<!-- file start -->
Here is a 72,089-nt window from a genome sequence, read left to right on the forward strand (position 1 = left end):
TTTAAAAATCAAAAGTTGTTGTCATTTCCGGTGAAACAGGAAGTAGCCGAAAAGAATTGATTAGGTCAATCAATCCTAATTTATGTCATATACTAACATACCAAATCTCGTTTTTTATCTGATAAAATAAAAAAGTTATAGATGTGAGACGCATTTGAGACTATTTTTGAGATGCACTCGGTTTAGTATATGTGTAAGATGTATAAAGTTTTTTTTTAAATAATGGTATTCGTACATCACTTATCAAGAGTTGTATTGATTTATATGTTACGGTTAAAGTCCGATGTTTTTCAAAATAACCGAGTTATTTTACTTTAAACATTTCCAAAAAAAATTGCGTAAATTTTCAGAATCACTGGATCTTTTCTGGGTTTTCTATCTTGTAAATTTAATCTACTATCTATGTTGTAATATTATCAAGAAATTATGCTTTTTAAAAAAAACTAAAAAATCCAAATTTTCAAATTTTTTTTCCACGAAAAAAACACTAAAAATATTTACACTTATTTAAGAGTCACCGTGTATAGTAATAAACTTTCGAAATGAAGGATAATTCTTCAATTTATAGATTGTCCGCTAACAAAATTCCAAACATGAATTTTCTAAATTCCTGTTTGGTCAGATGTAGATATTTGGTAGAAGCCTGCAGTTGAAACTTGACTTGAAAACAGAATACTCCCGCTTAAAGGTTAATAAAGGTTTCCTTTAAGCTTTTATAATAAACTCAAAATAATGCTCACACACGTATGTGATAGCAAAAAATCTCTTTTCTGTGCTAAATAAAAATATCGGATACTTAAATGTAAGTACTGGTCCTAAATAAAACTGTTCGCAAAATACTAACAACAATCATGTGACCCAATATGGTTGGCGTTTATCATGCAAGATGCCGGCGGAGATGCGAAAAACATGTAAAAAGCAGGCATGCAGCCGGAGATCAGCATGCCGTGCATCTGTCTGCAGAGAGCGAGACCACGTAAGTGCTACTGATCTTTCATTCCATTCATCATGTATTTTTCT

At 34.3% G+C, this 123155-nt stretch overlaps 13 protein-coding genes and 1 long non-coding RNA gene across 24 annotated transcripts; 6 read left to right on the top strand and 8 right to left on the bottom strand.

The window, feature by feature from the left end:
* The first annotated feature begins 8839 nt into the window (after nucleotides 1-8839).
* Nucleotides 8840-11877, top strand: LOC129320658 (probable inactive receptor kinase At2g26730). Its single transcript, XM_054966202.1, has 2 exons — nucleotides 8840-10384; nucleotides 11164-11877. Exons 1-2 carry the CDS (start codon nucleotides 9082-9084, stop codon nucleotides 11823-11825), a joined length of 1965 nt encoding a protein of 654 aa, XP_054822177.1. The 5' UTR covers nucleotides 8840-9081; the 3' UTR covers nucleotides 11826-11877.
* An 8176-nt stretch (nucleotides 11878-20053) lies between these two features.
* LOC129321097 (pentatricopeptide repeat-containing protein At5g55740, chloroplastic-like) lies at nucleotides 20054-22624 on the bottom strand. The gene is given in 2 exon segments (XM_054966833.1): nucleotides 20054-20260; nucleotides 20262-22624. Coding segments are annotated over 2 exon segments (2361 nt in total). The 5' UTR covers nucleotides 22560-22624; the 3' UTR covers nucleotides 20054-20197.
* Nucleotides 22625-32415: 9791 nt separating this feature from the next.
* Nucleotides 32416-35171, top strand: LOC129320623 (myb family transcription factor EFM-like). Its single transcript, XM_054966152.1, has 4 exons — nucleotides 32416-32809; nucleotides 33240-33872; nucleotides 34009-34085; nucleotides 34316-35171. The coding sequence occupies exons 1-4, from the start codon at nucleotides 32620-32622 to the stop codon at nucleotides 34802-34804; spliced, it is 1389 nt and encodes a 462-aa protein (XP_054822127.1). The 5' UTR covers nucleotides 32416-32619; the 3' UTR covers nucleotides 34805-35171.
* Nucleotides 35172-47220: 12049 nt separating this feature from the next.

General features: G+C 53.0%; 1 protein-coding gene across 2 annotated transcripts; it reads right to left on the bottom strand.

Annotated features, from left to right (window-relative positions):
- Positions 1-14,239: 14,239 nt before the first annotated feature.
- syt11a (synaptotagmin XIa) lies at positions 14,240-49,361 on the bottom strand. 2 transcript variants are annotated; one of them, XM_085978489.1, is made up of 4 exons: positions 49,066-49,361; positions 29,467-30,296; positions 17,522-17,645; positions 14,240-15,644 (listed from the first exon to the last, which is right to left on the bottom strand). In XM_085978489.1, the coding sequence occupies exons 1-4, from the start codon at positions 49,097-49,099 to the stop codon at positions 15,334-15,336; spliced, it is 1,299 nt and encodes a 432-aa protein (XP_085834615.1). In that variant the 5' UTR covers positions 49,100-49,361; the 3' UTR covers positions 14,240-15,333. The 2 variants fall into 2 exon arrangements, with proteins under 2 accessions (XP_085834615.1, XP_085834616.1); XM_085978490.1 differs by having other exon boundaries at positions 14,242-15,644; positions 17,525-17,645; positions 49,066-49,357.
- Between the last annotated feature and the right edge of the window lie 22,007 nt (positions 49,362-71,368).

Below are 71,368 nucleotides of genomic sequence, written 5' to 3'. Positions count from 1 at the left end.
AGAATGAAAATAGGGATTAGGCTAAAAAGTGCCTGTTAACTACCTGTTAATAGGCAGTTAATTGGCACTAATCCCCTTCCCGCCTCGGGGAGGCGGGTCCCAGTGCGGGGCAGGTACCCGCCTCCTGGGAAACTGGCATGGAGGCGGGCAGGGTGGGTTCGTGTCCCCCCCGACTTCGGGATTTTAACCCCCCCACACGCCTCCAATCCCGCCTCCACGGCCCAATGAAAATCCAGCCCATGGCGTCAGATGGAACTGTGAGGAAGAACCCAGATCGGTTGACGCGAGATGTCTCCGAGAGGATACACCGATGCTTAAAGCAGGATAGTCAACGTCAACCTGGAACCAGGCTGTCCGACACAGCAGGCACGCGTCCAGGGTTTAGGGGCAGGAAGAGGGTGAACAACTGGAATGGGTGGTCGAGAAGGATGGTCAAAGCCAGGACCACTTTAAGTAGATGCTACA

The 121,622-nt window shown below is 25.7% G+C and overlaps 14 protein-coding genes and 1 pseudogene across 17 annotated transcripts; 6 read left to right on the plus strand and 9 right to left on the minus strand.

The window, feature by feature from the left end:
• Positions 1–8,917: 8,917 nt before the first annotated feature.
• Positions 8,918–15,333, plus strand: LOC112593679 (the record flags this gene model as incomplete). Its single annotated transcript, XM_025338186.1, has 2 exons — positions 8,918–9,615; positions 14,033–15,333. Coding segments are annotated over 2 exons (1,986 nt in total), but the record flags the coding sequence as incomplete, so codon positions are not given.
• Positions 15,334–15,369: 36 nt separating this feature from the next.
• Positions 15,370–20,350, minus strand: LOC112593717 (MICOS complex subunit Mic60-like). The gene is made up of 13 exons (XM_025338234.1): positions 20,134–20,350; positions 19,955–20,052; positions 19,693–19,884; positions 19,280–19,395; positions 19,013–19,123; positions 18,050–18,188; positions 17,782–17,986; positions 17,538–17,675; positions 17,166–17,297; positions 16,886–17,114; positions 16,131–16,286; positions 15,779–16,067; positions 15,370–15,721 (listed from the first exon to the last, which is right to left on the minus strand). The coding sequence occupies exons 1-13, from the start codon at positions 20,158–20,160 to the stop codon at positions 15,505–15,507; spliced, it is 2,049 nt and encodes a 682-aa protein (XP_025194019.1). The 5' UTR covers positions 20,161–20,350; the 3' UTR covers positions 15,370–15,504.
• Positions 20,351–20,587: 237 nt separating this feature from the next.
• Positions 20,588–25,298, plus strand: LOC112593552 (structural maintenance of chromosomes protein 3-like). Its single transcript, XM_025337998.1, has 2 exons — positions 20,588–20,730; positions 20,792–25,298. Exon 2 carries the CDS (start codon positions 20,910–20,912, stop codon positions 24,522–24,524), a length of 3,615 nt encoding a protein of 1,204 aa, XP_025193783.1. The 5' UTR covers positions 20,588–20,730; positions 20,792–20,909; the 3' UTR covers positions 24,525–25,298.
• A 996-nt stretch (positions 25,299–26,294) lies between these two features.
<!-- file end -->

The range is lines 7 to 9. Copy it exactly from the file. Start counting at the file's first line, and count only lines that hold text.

* An 8176-nt stretch (nucleotides 11878-20053) lies between these two features.
* LOC129321097 (pentatricopeptide repeat-containing protein At5g55740, chloroplastic-like) lies at nucleotides 20054-22624 on the bottom strand. The gene is given in 2 exon segments (XM_054966833.1): nucleotides 20054-20260; nucleotides 20262-22624. Coding segments are annotated over 2 exon segments (2361 nt in total). The 5' UTR covers nucleotides 22560-22624; the 3' UTR covers nucleotides 20054-20197.
* Nucleotides 22625-32415: 9791 nt separating this feature from the next.